The US Dollar has come under notable pressure this November as the race for the US President gets closer and leaves markets having to price in uncertainty.
- Trend of US Dollar weakness on Trump victory not guaranteed says Deutsche Bank
- Further out, Trump victory could have very favourable implications for FDI, the US narrow basic balance and the USD
- Euro to Dollar exchange rate is initial winner of tightening polls
On Tuesday, November 1 a respected ABC News/Washington Post poll showed Trump edging into the lead by 1.0% - the first time he had led since May.
The move has been echoed in other subsequent polls, and importantly, in polls for key swing states.
Hillary Clinton’s slippage in the polls appears to be strongly associated with a softening in equities and credit, notably high-yield; "Treasuries can’t quite make up their mind between the risk-off short-term bullish bond signal, and the medium-term bearish implications of a possible large Trump fiscal stimulus," notes Alan Ruskin at Deutsche Bank.
In the world of currencies, the USD has tended to weaken versus the majors, while appreciating sharply versus a few select EM, most obviously the MXN.
The Euro was a big winner of the move and we saw both EUR/USD and EUR/GBP shoot higher. "The EUR’s relative safe-have appeal and tendency to rise in a risk-off market will continue to support the currency", says Viraj Patel at ING in London.
The ABC News/ Washington Post poll showed Trump on 46% versus Clinton on 45%, however, the result also carried the proviso that the result was subject to a 3% margin of error.
The poll also showed a waning in the enthusiasm of democratic supporters for Hillary as only 45% registered enthusiasm for her against 53% for Trump amidst his voters.
This signaled a fall of 7% in the enthusiasm rating for Clinton from the previous ABC News/Washington Post poll.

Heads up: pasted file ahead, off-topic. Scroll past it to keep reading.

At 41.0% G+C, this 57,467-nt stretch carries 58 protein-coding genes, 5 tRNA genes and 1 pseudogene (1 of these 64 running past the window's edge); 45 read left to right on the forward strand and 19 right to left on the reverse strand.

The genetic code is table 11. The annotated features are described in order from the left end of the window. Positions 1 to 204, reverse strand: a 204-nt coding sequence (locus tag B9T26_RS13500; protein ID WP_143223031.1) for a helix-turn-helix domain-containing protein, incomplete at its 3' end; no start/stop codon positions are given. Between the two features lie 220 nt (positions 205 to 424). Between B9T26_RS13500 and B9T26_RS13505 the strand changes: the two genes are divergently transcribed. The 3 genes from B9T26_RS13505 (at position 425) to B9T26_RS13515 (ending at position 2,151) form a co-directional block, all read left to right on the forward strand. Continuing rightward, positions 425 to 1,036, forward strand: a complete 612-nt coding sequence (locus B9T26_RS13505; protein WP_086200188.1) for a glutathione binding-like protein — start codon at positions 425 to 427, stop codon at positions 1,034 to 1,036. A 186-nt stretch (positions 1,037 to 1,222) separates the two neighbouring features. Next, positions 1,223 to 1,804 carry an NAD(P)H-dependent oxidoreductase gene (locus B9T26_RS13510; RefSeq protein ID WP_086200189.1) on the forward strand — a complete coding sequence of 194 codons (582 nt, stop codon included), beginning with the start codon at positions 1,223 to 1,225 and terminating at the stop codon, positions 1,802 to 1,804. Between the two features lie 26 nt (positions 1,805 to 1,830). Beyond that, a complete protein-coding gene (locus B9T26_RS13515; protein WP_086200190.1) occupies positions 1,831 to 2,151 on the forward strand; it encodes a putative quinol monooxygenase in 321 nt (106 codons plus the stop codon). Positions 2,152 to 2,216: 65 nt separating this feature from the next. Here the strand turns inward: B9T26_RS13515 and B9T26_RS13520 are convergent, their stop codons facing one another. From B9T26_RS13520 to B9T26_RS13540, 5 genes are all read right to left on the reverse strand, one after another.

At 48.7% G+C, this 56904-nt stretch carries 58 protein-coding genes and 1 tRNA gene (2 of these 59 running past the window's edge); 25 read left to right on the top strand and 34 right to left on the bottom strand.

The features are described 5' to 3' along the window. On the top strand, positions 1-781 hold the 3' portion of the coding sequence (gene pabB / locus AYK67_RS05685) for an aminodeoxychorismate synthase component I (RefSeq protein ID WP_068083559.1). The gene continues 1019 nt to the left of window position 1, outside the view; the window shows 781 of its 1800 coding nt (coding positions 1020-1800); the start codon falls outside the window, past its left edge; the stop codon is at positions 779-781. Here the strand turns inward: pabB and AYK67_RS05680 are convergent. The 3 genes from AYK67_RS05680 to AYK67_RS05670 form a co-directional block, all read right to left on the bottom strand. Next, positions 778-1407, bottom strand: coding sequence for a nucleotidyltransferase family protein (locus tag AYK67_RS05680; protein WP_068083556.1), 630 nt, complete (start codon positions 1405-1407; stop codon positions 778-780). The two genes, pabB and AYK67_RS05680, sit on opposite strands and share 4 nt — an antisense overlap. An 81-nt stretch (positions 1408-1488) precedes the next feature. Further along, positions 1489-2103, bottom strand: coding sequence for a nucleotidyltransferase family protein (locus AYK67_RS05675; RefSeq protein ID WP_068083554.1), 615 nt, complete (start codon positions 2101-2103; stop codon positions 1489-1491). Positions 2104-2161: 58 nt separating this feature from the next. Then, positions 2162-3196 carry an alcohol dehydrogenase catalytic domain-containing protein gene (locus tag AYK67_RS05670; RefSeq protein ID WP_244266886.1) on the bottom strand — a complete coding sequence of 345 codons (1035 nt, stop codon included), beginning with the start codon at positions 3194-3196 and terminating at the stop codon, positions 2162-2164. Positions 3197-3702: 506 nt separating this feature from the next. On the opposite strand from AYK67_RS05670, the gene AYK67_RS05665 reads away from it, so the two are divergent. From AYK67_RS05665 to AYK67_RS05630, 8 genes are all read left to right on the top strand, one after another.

Other polls showed a narrowing of Hillary Clinton’s lead rather than an outright lead for Trump.
Clinton still leads CNN’s Poll of Polls an average of the last five phone polls by 46% to 42%.
Emboldened by the better poll results, Trump broadened his campaign’s line of attack to ambitiously target more Clinton supportive battleground states, rather than just the close-call key states targeted so far.
“The strategy, his campaign says, seizes on shrinking polling margins in states like Michigan, New Mexico and Colorado, and comes on the heels of fresh questions about Clinton’s private email server and news that Obamacare premiums are poised to rise dramatically in many states next year,” said an article on RealClearPolitics.com.
The fact Trump is putting resources into tackling a state like Michigan where Hillary Clinton enjoys an average 6.3% lead, is a sign he is going for broke in an attempt to win the White House.
Clinton meanwhile is continuing to focus on the very close states of Ohio where she gave a speech on Monday, October 31 and Florida where polls are currently showing the candidates neck-and-neck.
US Dollar - Recovery or Further Weakness?
The political turbulence in the forex markets comes during an especially eventful week for markets, with several major central bank meetings including the Bank of England and Federal Reserve rate meetings and the release of the most market moving report in the US, Non-Farm Payrolls on Friday, November 4.